We used inorganic fertilizer in three ponds at the Minor Clark Fish Hatchery and compared results with three ponds treated with a traditional combination of organic and inorganic fertilizer. Organic augmentation resulted in significantly higher water concentrations of chlorophyll a (16 vs. 7 µg L−1), total P (167 vs. 89 µg L−1), SRP (9.3 vs. 6.6 µg L−1), and inorganic nitrogen (230 vs. 184 µg L−1). Secchi depth and DO (7.9 vs. 11.2 mg L−1) were lower in the organically fertilized ponds. No filamentous algal blooms occurred in any ponds. Rotifers were the predominant zooplankton in all ponds; but traditionally fertilized ponds had greater copepod biomass. Fish survival (37%) and yield (36 kg ha−1) in inorganically fertilized ponds were much lower than previously found at Minor Clark Hatchery (about 90% survival). Although use of inorganic fertilization alone may reduce fertilizer and supplemental aeration costs in some hatcheries, it did not offset lost fish production in this study.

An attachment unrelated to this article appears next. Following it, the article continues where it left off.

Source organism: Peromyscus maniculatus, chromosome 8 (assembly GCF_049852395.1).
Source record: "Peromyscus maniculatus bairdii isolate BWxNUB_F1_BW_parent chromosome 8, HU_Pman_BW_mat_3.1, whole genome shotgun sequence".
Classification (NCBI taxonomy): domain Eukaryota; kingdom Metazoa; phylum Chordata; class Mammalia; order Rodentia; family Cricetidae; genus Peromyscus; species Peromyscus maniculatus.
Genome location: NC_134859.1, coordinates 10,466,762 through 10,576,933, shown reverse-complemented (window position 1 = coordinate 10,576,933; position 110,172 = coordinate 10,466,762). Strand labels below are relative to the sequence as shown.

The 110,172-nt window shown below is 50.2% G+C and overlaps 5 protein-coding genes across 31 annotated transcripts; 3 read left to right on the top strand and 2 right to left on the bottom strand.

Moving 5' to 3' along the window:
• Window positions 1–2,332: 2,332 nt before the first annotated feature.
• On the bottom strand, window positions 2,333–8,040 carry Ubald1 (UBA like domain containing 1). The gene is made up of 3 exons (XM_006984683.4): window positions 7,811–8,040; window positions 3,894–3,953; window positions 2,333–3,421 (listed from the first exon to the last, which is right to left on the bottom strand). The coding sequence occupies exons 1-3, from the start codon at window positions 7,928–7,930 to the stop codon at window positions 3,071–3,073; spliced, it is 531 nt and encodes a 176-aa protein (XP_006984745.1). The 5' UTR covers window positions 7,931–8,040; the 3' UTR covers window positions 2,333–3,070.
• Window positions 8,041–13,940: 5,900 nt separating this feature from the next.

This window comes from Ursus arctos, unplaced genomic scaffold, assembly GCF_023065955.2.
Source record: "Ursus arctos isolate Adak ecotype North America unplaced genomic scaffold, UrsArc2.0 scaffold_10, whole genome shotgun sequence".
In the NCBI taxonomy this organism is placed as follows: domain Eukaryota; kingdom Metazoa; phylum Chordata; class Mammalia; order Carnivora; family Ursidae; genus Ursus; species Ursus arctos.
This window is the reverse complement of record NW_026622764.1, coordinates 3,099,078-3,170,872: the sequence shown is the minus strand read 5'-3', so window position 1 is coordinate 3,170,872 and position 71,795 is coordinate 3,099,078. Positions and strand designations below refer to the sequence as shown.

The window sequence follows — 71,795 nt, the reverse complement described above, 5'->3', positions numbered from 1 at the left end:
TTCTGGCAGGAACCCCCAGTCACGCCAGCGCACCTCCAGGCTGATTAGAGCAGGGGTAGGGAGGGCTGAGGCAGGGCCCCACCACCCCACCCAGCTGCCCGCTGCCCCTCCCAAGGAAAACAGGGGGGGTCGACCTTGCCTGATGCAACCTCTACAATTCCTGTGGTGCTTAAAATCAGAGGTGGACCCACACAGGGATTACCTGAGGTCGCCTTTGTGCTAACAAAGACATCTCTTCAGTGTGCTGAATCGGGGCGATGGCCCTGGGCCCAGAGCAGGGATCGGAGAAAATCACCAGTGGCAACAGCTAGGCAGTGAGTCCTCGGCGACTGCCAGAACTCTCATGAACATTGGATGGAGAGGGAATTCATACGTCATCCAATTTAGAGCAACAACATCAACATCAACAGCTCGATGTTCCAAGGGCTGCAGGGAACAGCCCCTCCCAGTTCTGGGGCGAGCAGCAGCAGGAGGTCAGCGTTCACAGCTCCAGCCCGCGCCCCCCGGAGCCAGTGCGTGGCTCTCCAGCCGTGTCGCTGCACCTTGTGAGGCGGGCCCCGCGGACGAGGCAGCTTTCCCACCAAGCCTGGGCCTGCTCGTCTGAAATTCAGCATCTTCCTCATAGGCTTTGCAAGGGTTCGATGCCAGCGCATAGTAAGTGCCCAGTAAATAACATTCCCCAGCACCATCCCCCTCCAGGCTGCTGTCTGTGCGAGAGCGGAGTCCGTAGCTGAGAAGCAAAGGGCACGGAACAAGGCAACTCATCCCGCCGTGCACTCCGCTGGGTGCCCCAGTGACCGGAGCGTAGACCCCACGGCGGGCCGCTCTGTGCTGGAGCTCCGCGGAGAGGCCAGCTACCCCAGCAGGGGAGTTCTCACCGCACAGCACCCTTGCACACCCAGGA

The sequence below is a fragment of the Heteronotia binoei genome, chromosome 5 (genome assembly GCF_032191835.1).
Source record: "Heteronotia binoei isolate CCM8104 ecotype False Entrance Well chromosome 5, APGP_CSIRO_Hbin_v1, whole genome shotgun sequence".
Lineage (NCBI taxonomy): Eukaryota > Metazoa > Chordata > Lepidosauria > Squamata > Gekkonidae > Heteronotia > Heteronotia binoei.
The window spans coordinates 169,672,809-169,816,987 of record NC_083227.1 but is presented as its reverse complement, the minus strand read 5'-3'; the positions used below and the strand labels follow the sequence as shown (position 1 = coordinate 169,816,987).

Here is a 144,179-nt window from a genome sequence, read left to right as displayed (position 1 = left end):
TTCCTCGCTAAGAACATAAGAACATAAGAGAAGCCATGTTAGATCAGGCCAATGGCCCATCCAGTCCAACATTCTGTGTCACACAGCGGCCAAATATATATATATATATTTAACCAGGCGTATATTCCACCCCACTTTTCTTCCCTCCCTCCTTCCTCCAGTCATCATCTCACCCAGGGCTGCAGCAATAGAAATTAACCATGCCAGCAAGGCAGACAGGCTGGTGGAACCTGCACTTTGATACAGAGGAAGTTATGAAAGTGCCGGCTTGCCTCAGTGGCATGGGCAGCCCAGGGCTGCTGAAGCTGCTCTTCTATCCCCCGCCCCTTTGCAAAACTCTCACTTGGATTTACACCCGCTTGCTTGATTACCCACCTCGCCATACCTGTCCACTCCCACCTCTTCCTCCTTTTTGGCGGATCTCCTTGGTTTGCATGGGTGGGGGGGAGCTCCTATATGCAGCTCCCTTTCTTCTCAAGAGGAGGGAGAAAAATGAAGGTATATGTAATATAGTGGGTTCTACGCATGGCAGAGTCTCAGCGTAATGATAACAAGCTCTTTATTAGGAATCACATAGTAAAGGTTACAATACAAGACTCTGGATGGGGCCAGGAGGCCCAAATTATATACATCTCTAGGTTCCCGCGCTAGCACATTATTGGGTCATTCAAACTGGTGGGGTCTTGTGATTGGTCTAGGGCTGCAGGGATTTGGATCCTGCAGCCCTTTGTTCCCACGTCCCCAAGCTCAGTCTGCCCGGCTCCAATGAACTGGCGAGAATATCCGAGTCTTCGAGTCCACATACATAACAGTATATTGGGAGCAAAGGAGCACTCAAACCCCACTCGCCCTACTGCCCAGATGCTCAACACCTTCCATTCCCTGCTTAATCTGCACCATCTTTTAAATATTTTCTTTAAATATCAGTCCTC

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Vol. 70 • No. 2